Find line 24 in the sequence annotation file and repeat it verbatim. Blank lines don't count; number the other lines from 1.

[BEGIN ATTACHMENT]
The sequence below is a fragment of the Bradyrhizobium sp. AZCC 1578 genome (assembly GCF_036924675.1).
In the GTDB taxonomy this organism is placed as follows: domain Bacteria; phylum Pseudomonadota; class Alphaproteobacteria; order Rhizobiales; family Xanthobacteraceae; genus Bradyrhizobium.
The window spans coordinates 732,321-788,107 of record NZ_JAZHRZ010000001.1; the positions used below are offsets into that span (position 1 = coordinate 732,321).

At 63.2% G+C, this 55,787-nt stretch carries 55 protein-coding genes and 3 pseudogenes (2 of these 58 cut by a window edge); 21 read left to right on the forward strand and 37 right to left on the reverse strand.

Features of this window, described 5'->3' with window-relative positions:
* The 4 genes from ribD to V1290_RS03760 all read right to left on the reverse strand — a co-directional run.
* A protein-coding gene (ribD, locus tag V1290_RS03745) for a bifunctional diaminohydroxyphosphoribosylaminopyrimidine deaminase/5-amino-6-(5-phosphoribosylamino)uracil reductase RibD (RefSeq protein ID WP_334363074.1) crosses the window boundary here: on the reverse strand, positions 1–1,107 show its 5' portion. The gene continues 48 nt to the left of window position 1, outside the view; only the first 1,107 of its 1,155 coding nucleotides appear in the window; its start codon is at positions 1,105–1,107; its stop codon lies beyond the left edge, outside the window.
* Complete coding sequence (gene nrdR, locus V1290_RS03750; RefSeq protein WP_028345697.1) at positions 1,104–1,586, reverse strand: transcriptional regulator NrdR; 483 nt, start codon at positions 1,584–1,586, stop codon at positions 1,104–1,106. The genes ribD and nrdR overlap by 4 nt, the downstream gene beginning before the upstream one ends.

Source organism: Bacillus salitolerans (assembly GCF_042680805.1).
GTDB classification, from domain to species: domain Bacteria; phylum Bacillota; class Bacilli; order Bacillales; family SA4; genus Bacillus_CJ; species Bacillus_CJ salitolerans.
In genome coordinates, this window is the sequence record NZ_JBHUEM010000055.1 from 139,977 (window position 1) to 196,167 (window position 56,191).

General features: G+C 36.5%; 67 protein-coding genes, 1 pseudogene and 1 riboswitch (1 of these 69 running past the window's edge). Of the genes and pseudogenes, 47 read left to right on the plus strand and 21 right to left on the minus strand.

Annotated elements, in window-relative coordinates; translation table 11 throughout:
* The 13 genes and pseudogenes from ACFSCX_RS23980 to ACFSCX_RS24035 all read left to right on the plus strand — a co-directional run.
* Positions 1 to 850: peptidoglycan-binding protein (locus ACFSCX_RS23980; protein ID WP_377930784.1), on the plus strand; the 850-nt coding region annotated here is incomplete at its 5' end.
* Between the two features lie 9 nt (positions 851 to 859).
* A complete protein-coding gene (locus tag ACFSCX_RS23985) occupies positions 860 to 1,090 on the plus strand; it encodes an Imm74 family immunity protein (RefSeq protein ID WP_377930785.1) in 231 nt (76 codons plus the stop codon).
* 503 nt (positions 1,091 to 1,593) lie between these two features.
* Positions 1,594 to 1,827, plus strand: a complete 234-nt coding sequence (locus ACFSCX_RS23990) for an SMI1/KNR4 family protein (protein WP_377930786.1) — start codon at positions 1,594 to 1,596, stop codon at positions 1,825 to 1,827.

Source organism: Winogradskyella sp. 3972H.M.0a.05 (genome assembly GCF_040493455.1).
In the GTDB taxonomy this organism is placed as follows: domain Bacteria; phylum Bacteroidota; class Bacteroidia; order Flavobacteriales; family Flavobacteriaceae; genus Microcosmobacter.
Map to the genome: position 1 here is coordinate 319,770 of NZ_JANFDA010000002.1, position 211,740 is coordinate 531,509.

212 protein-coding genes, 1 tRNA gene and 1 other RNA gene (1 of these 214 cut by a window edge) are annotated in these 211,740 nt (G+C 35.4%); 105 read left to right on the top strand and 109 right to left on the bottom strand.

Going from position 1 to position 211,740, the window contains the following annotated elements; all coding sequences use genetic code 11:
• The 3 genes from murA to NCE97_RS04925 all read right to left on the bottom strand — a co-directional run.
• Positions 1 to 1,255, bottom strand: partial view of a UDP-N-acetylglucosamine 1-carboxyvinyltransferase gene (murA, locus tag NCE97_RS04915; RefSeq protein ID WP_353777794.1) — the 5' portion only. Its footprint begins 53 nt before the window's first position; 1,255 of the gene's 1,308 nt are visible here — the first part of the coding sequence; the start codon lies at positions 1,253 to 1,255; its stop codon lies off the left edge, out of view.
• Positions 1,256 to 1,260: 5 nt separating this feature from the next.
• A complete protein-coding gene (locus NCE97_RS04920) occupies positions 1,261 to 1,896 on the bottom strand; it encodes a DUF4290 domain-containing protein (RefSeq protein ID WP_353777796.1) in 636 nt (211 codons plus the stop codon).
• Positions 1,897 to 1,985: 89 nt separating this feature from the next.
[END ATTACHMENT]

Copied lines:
Going from position 1 to position 211,740, the window contains the following annotated elements; all coding sequences use genetic code 11: